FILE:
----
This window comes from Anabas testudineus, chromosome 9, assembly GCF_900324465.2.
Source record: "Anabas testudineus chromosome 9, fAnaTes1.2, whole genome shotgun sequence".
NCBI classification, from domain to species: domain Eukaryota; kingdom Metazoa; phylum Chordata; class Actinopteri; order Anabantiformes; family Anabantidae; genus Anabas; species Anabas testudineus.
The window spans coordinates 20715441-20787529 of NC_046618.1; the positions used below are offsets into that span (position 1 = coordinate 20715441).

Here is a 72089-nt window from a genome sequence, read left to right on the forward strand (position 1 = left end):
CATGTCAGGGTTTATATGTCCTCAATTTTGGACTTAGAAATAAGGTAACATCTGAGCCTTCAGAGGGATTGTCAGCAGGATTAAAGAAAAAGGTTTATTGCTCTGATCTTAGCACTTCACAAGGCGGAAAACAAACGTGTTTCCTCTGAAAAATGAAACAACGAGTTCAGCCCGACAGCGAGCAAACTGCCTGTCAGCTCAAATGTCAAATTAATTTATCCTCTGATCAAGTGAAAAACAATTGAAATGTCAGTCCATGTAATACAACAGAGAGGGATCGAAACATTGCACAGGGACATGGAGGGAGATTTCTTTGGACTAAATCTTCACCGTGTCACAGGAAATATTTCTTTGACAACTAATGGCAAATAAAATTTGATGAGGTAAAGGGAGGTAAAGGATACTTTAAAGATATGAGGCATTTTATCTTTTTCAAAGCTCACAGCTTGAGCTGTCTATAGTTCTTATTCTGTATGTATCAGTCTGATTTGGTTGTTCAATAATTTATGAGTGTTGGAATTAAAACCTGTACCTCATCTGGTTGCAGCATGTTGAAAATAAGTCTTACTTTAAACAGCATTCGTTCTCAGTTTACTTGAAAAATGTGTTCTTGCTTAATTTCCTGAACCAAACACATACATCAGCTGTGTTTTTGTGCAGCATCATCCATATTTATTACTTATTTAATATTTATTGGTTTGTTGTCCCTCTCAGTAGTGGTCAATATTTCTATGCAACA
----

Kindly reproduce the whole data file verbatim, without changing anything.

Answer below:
This window comes from Anabas testudineus, chromosome 9, assembly GCF_900324465.2.
Source record: "Anabas testudineus chromosome 9, fAnaTes1.2, whole genome shotgun sequence".
NCBI classification, from domain to species: domain Eukaryota; kingdom Metazoa; phylum Chordata; class Actinopteri; order Anabantiformes; family Anabantidae; genus Anabas; species Anabas testudineus.
The window spans coordinates 20715441-20787529 of NC_046618.1; the positions used below are offsets into that span (position 1 = coordinate 20715441).

Here is a 72089-nt window from a genome sequence, read left to right on the forward strand (position 1 = left end):
CATGTCAGGGTTTATATGTCCTCAATTTTGGACTTAGAAATAAGGTAACATCTGAGCCTTCAGAGGGATTGTCAGCAGGATTAAAGAAAAAGGTTTATTGCTCTGATCTTAGCACTTCACAAGGCGGAAAACAAACGTGTTTCCTCTGAAAAATGAAACAACGAGTTCAGCCCGACAGCGAGCAAACTGCCTGTCAGCTCAAATGTCAAATTAATTTATCCTCTGATCAAGTGAAAAACAATTGAAATGTCAGTCCATGTAATACAACAGAGAGGGATCGAAACATTGCACAGGGACATGGAGGGAGATTTCTTTGGACTAAATCTTCACCGTGTCACAGGAAATATTTCTTTGACAACTAATGGCAAATAAAATTTGATGAGGTAAAGGGAGGTAAAGGATACTTTAAAGATATGAGGCATTTTATCTTTTTCAAAGCTCACAGCTTGAGCTGTCTATAGTTCTTATTCTGTATGTATCAGTCTGATTTGGTTGTTCAATAATTTATGAGTGTTGGAATTAAAACCTGTACCTCATCTGGTTGCAGCATGTTGAAAATAAGTCTTACTTTAAACAGCATTCGTTCTCAGTTTACTTGAAAAATGTGTTCTTGCTTAATTTCCTGAACCAAACACATACATCAGCTGTGTTTTTGTGCAGCATCATCCATATTTATTACTTATTTAATATTTATTGGTTTGTTGTCCCTCTCAGTAGTGGTCAATATTTCTATGCAACA